It goes without saying that buying a new car is expensive. The average transaction price for a new passenger vehicle right now is $38,378, according to Kelley Blue Book – a $749 increase from this time last year. 

What’s equally disheartening is that used cars are also expensive. The average listing price for a used vehicle is currently $21,558, according to the car-search web site, – a $709 increase in just a single month.

What You Need To Know

  • Used car subscriptions give drivers access to a vehicle that they pay for by the month, and can return at any time

  • The subscription typically includes maintenance, insurance and roadside assistance along with the vehicle itself

  • New cars lose about 60 percent of their value within the first five years of ownership

  • Used car subscriptions capitalize on depreciation by offering vehicles that have depreciated in value but are still young enough that maintenance costs are low

But there’s another option: used car subscriptions. Designed for people who need a car but would rather not be trapped in yearslong payments for a depreciating asset, drivers who subscribe to a used car pay a monthly fee that often includes maintenance, insurance, and roadside assistance along with the vehicle itself. 

“Our mission is to offer the lowest price and provide the ability to walk away from the car whenever you want to,” said Brad Stewart, chief executive of Fair, based in Santa Monica. Through its app, the company offers more than 8,500 used cars that drivers pay for by the month and drive for as long as they want with no long-term debt or commitment.

Many of Fair’s used cars cost $300 per month, with a $1,000 down payment, Stewart said. 

Used car subscriptions capitalize on depreciation by offering pre-owned vehicles that have lost value but are still young enough that maintenance costs are low. New cars depreciate by more than 20 percent within their first year and lose roughly 10 percent of their value annually for the next four years. A five-year-old car is typically worth just 40 percent of its initial purchase price, according to the vehicle history information service, CARFAX.

“There’s this cycle that we Americans get on when we own a car for seven years, but our life changes faster than that, so that was literally our mission statement: that your car should match your life,” said John Phelps, vice president of business development and strategy for Clutch Technologies. Clutch provides the software to automakers and dealerships that offer used car subscriptions or, as Phelps calls it, “a flexible used car lease.”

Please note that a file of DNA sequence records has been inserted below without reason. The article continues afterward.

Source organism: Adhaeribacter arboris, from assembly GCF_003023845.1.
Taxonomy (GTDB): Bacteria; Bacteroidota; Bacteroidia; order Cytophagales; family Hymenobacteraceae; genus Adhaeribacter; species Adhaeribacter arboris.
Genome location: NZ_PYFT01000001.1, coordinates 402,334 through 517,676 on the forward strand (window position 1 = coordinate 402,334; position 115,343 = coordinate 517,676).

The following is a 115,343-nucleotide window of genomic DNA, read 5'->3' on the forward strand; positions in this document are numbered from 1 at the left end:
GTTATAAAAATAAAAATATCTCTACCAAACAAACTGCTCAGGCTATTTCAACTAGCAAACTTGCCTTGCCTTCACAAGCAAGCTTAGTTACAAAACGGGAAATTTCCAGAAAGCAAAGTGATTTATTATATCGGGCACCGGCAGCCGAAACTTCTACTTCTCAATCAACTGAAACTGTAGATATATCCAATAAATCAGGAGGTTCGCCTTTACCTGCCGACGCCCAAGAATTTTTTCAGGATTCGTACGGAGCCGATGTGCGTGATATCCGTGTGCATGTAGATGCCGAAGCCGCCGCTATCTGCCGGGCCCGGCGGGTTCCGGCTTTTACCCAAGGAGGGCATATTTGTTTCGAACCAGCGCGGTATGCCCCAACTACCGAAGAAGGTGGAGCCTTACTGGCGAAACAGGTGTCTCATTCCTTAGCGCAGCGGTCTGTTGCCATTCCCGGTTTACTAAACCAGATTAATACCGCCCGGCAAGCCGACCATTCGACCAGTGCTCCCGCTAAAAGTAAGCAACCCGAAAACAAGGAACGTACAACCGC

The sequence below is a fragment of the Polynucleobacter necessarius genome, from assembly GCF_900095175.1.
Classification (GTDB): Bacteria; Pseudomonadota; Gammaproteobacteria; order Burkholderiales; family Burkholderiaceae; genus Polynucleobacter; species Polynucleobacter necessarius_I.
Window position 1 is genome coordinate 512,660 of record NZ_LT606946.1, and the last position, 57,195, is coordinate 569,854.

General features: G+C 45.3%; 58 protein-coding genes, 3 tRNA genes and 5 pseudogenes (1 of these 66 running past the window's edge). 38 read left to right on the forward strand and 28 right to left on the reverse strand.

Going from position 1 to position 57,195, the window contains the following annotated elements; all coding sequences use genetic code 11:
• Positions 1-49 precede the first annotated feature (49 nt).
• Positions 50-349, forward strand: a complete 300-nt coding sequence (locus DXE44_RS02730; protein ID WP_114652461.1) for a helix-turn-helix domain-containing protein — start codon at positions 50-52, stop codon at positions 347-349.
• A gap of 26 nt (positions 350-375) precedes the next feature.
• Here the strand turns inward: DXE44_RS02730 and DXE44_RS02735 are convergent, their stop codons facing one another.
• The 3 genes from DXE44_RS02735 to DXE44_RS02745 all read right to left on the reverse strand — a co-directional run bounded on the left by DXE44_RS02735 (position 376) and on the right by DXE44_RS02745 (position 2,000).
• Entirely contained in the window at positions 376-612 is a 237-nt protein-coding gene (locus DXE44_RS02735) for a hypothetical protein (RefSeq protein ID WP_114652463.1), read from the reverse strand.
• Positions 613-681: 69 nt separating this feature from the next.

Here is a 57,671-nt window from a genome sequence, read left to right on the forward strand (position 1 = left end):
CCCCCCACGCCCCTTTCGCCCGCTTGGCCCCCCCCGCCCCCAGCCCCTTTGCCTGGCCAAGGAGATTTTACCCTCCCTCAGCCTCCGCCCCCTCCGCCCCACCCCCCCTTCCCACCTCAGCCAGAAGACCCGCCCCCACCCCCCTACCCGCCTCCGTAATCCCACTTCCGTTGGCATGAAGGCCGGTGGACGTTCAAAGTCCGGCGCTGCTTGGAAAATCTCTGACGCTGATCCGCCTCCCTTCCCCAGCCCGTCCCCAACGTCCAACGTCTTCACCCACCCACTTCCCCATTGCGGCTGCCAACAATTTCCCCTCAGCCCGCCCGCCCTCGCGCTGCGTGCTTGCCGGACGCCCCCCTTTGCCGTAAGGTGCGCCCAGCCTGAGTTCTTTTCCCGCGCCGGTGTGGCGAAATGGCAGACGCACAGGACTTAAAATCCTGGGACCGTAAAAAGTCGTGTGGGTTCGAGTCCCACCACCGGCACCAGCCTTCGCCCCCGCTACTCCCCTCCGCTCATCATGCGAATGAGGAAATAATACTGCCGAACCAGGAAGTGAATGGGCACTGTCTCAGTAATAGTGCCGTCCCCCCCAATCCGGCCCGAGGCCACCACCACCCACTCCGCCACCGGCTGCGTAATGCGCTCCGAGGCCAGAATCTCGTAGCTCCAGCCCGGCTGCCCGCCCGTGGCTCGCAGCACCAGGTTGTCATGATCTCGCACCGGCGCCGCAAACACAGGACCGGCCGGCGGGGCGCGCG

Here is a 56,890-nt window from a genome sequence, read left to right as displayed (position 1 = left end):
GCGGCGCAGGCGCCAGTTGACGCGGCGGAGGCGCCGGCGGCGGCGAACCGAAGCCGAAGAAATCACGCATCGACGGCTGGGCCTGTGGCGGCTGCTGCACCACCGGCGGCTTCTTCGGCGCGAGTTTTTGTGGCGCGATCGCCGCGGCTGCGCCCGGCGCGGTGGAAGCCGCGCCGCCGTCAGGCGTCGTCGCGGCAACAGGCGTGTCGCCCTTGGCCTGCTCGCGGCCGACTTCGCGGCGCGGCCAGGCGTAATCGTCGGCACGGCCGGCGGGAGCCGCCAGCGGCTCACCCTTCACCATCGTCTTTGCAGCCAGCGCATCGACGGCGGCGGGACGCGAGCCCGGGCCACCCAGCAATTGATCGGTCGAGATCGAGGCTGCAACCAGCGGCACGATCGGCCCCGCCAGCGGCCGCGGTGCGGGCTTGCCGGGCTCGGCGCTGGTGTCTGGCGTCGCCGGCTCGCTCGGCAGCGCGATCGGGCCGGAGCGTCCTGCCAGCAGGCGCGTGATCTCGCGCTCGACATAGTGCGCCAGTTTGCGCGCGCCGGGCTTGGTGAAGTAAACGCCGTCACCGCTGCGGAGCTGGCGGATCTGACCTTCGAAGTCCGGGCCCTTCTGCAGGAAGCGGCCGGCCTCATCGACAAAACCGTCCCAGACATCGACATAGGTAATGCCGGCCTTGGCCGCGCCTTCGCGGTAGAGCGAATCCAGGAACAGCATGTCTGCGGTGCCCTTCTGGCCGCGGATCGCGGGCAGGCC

“The consumer might need transportation for only six months,” he said. “They don’t want to make a seven-year or a one-week decision, to choose between a rental and financing.”


Clutch’s automotive partnerships include the financial services arms of BMW Group and Mercedes-Benz, which handle the financing for customers’ new-car leases and purchases. Some Mercedes dealerships, Phelps said, now offer used-car subscriptions on the vehicles that are being returned from three-year leases.

“As off-lease vehicles come back into the market, a way of moving stock in used cars could well be subscription schemes,” said John Simlett, global future of mobility leader for the transportation consulting firm, EY. “I think you’ll see used car subscription schemes coming more to the fore.” 

Subscriptions for new vehicles have proliferated since coming on the market a few years ago. BMW, Cadillac, Lincoln, Mercedes, and Porsche are among the automakers that offer a similar service, though the programs are geared toward a more affluent customer with subscriptions that often cost upwards of $1,000 per month and allow drivers to switch between multiple types of new vehicles.

While used car subscription services are not common (yet), the COVID pandemic is driving an increase in demand for pre-owned vehicles, as people seek ways to get around that are both affordable and allow them to socially distance.

“We’re seeing high interest in used vehicles, and I think that’s kind of predictable in that people are concerned about economic uncertainty, and a downturn,” said Toby Russell, co-chief executive of, an online used car marketplace based in San Francisco that has seen an increase in sales in recent months. “Typically during a downturn, people will move from luxury goods to more economical goods, and in cars, that moves from new to used and older used, where less absolute cost and risk are involved.”

According to Edmunds, sales of used cars and trucks in June were up 22 percent compared with a year earlier, the highest they have been since 2007.